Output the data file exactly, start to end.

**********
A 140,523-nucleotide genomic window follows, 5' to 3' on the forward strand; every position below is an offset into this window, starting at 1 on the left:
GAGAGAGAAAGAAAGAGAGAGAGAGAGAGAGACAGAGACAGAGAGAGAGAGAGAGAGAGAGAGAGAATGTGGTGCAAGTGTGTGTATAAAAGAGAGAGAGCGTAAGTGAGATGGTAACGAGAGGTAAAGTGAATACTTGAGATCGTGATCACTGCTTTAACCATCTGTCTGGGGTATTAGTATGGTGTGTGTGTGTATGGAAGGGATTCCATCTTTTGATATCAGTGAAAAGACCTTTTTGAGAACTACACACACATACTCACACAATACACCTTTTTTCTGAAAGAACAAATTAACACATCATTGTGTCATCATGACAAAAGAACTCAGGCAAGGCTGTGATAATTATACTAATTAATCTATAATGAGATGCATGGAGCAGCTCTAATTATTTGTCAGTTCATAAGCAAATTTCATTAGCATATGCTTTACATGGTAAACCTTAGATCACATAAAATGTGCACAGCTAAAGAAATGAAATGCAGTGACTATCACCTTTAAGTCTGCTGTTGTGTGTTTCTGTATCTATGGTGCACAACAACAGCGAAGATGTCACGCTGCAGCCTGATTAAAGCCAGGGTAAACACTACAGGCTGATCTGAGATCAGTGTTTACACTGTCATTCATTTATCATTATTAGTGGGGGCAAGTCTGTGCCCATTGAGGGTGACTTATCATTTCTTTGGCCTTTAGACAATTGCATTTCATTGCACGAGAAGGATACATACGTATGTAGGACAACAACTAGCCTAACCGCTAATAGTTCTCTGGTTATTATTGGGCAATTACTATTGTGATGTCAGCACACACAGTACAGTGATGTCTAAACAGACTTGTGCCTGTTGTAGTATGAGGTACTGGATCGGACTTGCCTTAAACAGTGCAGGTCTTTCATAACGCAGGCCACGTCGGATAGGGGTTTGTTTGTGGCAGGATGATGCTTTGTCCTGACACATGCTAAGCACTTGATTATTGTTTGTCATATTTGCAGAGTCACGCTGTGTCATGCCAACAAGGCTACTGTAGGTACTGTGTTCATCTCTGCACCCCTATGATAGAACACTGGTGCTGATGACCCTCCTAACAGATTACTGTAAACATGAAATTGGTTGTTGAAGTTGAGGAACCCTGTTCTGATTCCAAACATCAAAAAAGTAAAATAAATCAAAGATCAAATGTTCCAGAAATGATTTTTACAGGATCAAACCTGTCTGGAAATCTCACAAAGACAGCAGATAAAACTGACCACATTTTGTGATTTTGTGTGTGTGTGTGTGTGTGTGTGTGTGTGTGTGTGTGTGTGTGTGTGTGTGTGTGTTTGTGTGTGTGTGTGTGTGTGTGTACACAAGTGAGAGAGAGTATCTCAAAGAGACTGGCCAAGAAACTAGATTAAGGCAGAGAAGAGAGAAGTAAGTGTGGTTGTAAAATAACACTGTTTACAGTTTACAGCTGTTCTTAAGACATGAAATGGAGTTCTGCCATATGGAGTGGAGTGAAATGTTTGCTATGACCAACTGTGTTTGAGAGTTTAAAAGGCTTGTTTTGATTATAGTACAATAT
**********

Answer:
A 140,523-nucleotide genomic window follows, 5' to 3' on the forward strand; every position below is an offset into this window, starting at 1 on the left:
GAGAGAGAAAGAAAGAGAGAGAGAGAGAGAGACAGAGACAGAGAGAGAGAGAGAGAGAGAGAGAGAATGTGGTGCAAGTGTGTGTATAAAAGAGAGAGAGCGTAAGTGAGATGGTAACGAGAGGTAAAGTGAATACTTGAGATCGTGATCACTGCTTTAACCATCTGTCTGGGGTATTAGTATGGTGTGTGTGTGTATGGAAGGGATTCCATCTTTTGATATCAGTGAAAAGACCTTTTTGAGAACTACACACACATACTCACACAATACACCTTTTTTCTGAAAGAACAAATTAACACATCATTGTGTCATCATGACAAAAGAACTCAGGCAAGGCTGTGATAATTATACTAATTAATCTATAATGAGATGCATGGAGCAGCTCTAATTATTTGTCAGTTCATAAGCAAATTTCATTAGCATATGCTTTACATGGTAAACCTTAGATCACATAAAATGTGCACAGCTAAAGAAATGAAATGCAGTGACTATCACCTTTAAGTCTGCTGTTGTGTGTTTCTGTATCTATGGTGCACAACAACAGCGAAGATGTCACGCTGCAGCCTGATTAAAGCCAGGGTAAACACTACAGGCTGATCTGAGATCAGTGTTTACACTGTCATTCATTTATCATTATTAGTGGGGGCAAGTCTGTGCCCATTGAGGGTGACTTATCATTTCTTTGGCCTTTAGACAATTGCATTTCATTGCACGAGAAGGATACATACGTATGTAGGACAACAACTAGCCTAACCGCTAATAGTTCTCTGGTTATTATTGGGCAATTACTATTGTGATGTCAGCACACACAGTACAGTGATGTCTAAACAGACTTGTGCCTGTTGTAGTATGAGGTACTGGATCGGACTTGCCTTAAACAGTGCAGGTCTTTCATAACGCAGGCCACGTCGGATAGGGGTTTGTTTGTGGCAGGATGATGCTTTGTCCTGACACATGCTAAGCACTTGATTATTGTTTGTCATATTTGCAGAGTCACGCTGTGTCATGCCAACAAGGCTACTGTAGGTACTGTGTTCATCTCTGCACCCCTATGATAGAACACTGGTGCTGATGACCCTCCTAACAGATTACTGTAAACATGAAATTGGTTGTTGAAGTTGAGGAACCCTGTTCTGATTCCAAACATCAAAAAAGTAAAATAAATCAAAGATCAAATGTTCCAGAAATGATTTTTACAGGATCAAACCTGTCTGGAAATCTCACAAAGACAGCAGATAAAACTGACCACATTTTGTGATTTTGTGTGTGTGTGTGTGTGTGTGTGTGTGTGTGTGTGTGTGTGTGTGTGTGTGTGTGTTTGTGTGTGTGTGTGTGTGTGTGTACACAAGTGAGAGAGAGTATCTCAAAGAGACTGGCCAAGAAACTAGATTAAGGCAGAGAAGAGAGAAGTAAGTGTGGTTGTAAAATAACACTGTTTACAGTTTACAGCTGTTCTTAAGACATGAAATGGAGTTCTGCCATATGGAGTGGAGTGAAATGTTTGCTATGACCAACTGTGTTTGAGAGTTTAAAAGGCTTGTTTTGATTATAGTACAATAT